Saturday, May 28, 2011
In response to yesterday's post, several commenters noted that there's an apparent discrepancy between the EIA numbers for oil import/exports, and the numbers in the BP Statistical Review of World Energy. The two sets of series are above, but in the BP case, imports and exports are identical to the barrel, suggesting they are deliberately harmonized, rather than being independent estimates.
The reason for the discrepancy becomes fairly clear if we look at oil exports from out of the United States. For 2007-2009, EIA has those at 27kbd, 29kbd, and 44kbd - very small numbers, reflecting the fact that the US is a major importer of crude oil, not an exporter. Presumably, there are a few wells somewhere that are easier to connect to a pipeline in Canada or Mexico than in the US, but that's about it.
However, the BP spreadsheet shows US exports for the same years as 1439, 1967, and 1916kbd. These are much larger numbers, and strongly suggest that the BP numbers include trade in oil products, not just crude oil itself. As Gregor McDonald noted recently, US exports of refined products are increasing recently as US consumers are having to conserve, and thus are not using all the products of American refineries, some of which are now being reexported elsewhere.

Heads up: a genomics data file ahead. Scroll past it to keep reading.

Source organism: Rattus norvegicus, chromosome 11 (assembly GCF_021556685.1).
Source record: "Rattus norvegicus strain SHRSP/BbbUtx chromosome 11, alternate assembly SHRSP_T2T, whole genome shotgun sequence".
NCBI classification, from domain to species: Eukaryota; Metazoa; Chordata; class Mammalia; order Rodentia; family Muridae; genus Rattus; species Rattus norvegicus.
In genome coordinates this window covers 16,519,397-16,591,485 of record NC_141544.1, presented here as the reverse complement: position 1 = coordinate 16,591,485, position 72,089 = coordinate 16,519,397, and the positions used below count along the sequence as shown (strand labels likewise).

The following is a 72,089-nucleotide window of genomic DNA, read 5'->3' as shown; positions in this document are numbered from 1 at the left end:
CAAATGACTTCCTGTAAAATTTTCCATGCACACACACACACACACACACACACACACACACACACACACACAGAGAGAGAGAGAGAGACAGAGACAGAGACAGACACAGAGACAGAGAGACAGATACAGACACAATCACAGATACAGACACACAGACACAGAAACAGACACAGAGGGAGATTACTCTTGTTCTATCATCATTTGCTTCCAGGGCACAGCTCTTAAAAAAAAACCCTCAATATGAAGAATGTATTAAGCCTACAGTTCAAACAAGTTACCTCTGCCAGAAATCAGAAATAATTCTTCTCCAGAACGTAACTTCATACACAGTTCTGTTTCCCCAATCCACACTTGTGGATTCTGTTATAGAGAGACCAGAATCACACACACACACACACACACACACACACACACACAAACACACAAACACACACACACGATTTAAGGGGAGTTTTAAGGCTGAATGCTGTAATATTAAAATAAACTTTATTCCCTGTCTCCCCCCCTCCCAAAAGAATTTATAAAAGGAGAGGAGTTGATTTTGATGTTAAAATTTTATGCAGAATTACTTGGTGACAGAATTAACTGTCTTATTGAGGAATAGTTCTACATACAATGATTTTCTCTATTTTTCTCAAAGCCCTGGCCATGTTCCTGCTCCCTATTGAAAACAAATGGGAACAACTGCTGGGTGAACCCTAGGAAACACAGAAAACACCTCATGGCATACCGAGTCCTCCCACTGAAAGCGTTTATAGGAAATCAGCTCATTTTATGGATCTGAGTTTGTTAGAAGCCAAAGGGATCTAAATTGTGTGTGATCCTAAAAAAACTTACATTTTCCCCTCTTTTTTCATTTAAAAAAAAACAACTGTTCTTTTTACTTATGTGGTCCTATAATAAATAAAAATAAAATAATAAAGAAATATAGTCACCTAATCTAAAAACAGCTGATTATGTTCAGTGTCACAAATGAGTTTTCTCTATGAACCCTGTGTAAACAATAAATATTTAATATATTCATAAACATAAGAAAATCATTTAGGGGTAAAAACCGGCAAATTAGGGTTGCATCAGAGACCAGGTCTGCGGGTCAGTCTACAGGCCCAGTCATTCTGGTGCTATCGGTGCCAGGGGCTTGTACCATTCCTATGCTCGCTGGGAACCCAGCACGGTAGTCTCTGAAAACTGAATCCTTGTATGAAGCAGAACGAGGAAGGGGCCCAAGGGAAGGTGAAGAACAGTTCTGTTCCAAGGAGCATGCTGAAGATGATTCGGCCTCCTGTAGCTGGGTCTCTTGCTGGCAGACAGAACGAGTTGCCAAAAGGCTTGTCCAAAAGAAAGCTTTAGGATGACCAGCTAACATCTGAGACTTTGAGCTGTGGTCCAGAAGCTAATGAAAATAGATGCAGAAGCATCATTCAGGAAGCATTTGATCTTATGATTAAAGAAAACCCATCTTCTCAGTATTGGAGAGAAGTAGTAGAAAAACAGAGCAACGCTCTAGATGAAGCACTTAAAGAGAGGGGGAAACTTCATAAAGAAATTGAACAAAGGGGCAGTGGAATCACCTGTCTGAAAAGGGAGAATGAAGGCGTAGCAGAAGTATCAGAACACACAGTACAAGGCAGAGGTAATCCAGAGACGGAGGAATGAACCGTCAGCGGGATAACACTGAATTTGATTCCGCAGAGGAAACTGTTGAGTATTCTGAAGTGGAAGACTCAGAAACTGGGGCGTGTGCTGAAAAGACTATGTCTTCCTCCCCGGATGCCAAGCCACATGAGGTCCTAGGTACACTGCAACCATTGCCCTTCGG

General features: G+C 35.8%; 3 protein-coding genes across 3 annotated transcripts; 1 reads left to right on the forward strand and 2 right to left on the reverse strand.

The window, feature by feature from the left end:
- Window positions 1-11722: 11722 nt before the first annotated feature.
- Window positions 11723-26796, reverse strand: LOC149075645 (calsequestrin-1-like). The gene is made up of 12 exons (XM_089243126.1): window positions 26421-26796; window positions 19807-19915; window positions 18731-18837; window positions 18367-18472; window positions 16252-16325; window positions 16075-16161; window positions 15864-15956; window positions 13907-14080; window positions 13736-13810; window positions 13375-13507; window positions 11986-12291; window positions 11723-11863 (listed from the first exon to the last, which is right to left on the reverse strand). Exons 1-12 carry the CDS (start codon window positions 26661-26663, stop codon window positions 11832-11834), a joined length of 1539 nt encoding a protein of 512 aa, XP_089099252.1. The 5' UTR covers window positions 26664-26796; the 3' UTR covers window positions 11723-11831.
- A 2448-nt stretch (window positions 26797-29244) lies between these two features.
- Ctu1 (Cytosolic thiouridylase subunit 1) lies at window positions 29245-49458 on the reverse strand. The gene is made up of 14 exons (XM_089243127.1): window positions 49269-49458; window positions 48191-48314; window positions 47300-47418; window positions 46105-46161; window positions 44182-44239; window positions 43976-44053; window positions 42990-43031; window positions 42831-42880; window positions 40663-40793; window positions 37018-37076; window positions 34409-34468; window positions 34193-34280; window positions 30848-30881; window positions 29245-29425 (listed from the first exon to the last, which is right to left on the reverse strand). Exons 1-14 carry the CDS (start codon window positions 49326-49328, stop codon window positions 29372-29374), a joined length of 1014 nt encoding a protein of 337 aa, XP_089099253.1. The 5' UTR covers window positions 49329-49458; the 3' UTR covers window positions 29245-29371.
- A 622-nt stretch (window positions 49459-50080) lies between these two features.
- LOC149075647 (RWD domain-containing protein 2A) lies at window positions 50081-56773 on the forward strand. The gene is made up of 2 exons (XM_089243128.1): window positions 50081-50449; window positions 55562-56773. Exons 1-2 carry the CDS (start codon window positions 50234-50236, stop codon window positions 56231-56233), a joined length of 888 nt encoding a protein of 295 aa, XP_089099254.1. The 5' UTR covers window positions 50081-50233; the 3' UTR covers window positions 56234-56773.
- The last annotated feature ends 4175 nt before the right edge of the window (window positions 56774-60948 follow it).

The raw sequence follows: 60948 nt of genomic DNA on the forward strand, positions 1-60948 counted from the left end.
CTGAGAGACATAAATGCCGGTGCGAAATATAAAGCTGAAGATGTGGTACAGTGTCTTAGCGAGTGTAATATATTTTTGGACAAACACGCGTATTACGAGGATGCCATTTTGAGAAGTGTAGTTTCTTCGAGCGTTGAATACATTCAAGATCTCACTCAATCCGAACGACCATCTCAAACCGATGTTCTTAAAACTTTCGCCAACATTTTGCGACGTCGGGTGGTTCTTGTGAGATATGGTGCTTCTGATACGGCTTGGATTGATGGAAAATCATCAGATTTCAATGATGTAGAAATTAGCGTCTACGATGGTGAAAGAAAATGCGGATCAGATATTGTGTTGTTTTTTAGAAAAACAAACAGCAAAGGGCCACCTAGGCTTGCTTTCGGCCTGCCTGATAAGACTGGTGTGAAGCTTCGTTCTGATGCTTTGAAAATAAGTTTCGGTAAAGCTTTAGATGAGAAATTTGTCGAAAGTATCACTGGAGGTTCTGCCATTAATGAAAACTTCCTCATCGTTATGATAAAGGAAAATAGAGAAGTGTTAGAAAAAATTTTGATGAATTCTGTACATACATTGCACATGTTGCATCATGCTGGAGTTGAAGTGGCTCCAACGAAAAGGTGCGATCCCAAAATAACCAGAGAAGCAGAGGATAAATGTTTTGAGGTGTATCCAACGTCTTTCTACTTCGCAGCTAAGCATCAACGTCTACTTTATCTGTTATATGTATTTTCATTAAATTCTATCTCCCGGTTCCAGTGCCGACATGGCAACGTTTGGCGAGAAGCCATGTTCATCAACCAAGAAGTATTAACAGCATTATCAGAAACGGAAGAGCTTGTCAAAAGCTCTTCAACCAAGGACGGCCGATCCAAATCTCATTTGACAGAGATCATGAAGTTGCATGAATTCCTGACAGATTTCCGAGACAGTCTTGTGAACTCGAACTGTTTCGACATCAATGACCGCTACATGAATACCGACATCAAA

So presumably the BP numbers overall are higher because they include export of oil products, rather than just of crude oil. In some cases, this may be double counting (for example oil coming into the US and being reexported as refined diesel), but in other cases not (for example, Saudi Arabia in recent years has exported 1.2-1.4mbd of refined products, and those exports would be counted in the BP line and not the EIA line above (which was only for crude-and-condensate exports/imports).
At any rate, whichever way you measure it, all of these series show declines in the last couple of years.